Home » Mary Woolley's Weekly Letter » Public Health Demands Advocacy

Public Health Demands Advocacy

Dear Research Advocate:

News broke this week that the Democratic Republic of the Congo (DRC) is struggling with a still-rising death toll due to Ebola, claiming more than 139 lives since July and spreading beyond the DRC. Meanwhile in the U.S., public health experts are working day and night to understand and overcome acute flaccid myelitis (AFM), now affecting children in 22 or more states.

Ebola and AFM are public health crises today. It is predictable that there will be more unexpected crises on top of ongoing threats like the opioid epidemic, the increasing prevalence of obesity, chronic diseases and more. Which is why it defies common sense that investment in global health and in our nation’s premier public health agency, CDC, waxes and wanes, increasing in response to crises, then contracting to austerity levels, as if each emergency is the last one and public health vigilance isn’t a 24/7 job.

What are the implications for advocacy? One is that we have far more work to do to raise awareness about the profound significance of public health research, practice, and readiness, including that devoted to global health threats, and not only because they have before and could again so easily reach the U.S. Beyond the normative case, global health threats bear importantly on global economic and social stability, and global instability has significant fiscal and national security implications for the US.

One way to raise awareness is coming up soon. Please join us in preparing for Public Health Thank You Day on November 19. This is a day to reinforce the importance of addressing threats here in the U.S. and around the world, and to express our gratitude to those whose life’s work is to protect and advance the health and safety of others. There is strength in numbers; I hope your organization will join us as we thank not only the individuals fighting Ebola and AFM, but those tackling the opioid crisis, antimicrobial resistance, obesity, and more. Email Sara at schang@researchamerica.org to become a partner today.

Speaking of our partners, we are grateful to be working in partnership with the more than 200 organizations that signed onto a letter to Senate/House Labor-H appropriations subcommittee leaders thanking them for securing a $2 billion increase for NIH, as well as net increases for CDC and AHRQ, and for helping to achieve passage of the Labor-H/Defense minibus on a timely basis. Unfortunately, final FY19 funding levels have not been signed into law for NSF and FDA; both agencies are currently flat-funded under a Continuing Resolution (CR) that expires on December 7. Watch this space for related advocacy opportunities.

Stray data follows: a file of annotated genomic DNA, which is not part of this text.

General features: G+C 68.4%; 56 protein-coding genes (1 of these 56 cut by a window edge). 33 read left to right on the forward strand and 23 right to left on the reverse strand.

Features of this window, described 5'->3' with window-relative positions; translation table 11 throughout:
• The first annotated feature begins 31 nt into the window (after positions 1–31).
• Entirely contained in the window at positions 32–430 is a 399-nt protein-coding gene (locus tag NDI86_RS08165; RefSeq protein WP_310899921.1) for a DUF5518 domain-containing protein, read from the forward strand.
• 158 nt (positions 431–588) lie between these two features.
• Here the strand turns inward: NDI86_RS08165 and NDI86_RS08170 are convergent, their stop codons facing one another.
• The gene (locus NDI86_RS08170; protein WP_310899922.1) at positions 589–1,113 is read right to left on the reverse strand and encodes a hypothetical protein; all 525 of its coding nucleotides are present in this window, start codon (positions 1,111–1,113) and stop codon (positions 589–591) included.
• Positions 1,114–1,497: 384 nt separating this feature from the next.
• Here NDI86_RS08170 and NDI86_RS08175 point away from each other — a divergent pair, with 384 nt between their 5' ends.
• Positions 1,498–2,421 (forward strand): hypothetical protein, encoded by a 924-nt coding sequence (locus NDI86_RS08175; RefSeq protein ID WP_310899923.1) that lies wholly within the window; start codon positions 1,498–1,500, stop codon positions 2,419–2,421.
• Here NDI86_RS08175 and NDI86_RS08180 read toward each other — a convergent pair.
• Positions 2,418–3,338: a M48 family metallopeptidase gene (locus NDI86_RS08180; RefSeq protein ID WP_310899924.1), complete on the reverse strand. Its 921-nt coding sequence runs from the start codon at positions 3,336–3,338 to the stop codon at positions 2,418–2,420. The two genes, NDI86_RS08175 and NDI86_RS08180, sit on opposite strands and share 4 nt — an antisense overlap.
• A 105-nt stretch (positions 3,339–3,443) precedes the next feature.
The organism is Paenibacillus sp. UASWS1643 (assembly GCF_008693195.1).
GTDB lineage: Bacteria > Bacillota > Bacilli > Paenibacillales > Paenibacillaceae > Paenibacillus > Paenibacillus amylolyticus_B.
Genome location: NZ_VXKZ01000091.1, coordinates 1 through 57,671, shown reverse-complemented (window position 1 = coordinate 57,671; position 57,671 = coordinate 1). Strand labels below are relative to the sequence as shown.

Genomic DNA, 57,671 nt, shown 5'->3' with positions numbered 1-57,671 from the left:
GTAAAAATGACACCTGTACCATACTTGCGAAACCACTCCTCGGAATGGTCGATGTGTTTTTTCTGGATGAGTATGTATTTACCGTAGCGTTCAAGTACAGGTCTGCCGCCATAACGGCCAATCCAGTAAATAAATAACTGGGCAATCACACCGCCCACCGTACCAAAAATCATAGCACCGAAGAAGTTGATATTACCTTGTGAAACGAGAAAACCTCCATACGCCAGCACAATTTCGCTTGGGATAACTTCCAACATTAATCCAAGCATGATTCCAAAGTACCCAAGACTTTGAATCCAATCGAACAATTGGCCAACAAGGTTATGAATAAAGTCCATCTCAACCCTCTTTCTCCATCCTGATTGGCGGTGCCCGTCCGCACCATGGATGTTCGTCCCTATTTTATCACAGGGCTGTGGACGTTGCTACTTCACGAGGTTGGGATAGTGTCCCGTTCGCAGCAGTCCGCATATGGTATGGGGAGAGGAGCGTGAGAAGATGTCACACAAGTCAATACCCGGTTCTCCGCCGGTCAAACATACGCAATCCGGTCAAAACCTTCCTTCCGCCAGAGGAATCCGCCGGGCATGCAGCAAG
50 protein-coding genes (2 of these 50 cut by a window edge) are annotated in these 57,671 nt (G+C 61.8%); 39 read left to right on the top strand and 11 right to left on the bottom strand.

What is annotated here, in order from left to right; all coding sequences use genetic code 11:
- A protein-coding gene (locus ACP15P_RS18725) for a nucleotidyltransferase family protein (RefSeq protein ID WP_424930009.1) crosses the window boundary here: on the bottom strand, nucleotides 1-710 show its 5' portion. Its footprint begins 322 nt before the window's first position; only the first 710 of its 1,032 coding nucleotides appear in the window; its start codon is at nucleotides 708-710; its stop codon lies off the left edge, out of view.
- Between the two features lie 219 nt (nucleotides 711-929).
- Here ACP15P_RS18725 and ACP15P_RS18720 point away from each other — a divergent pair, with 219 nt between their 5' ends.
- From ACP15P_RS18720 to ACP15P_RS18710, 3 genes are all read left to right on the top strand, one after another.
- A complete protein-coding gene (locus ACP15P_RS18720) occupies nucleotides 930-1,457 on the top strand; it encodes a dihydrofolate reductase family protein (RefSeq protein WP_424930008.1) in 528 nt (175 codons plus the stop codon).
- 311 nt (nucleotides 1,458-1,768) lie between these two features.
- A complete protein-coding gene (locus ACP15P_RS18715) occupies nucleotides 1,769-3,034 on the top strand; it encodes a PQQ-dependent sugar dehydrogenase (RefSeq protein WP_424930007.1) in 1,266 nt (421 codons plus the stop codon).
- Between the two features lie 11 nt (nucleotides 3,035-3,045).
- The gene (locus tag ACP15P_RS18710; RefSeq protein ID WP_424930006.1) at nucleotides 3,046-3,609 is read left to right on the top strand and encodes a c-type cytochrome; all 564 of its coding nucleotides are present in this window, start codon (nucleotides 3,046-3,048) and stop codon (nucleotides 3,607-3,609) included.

Regarding NSF, as this report describes, a total of 236 Nobel laureates have received grants from NSF and other federal agencies. A terrific advocacy talking point!

Two challenging—and intertwined—topics were addressed during the second day of the National Academy of Medicine’s (NAM) annual meeting, which was open to the public: defeating cancer and addressing prescription medicine access and affordability. How to both propel medical progress and ensure patients and our nation as a whole can benefit from it? About being asked to chair NAM’s report “Making Medicines Affordable,” Lockheed Martin Retired Chair and CEO Norm Augustine joked: “These problems are so difficult it was necessary to find an actual rocket scientist to lead the study.” DHHS Secretary Alex Azar announced new regulations from the Administration designed to “…bring down costs without slowing innovation and while empowering patients.” The public comment period for the proposal, which would require the posting of list prices in direct-to-consumer advertising of drugs and biologics, will be open until December 17, and can be accessed here. (The Secretary’s remarks are captured on video #29 in the NAM annual meeting link above).

Please join Research!America for a briefing on Thursday, November 8, 2018 from 10:00-11:30 a.m. EST at AAAS (1200 New York Ave, NW in Washington, DC) as we explore the implications of the midterm elections for R&D. We will hear from Reid Wilson, national correspondent for The Hill newspaper; and from a panel featuring distinguished Research!America board members moderated by Yamiche Alcindor, White House correspondent for the PBS NewsHour. Registration is now open!


Mary Woolley